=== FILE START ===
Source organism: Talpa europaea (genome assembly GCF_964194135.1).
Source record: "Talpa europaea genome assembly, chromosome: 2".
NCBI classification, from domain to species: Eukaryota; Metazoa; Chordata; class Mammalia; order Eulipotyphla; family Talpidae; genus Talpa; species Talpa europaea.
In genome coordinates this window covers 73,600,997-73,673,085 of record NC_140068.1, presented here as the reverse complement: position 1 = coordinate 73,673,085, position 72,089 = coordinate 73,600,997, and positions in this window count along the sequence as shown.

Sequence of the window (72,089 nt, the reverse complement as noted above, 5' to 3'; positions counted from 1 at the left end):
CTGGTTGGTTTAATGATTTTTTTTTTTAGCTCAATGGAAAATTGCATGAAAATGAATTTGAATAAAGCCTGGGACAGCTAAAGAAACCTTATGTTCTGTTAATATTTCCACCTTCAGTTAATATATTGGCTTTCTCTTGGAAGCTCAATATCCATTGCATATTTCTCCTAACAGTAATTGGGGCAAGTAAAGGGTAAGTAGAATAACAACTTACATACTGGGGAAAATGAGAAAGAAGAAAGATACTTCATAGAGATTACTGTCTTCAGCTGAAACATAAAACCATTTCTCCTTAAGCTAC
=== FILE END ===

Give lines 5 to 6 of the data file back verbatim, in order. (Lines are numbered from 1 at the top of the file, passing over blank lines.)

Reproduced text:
Sequence of the window (72,089 nt, the reverse complement as noted above, 5' to 3'; positions counted from 1 at the left end):
CTGGTTGGTTTAATGATTTTTTTTTTTAGCTCAATGGAAAATTGCATGAAAATGAATTTGAATAAAGCCTGGGACAGCTAAAGAAACCTTATGTTCTGTTAATATTTCCACCTTCAGTTAATATATTGGCTTTCTCTTGGAAGCTCAATATCCATTGCATATTTCTCCTAACAGTAATTGGGGCAAGTAAAGGGTAAGTAGAATAACAACTTACATACTGGGGAAAATGAGAAAGAAGAAAGATACTTCATAGAGATTACTGTCTTCAGCTGAAACATAAAACCATTTCTCCTTAAGCTAC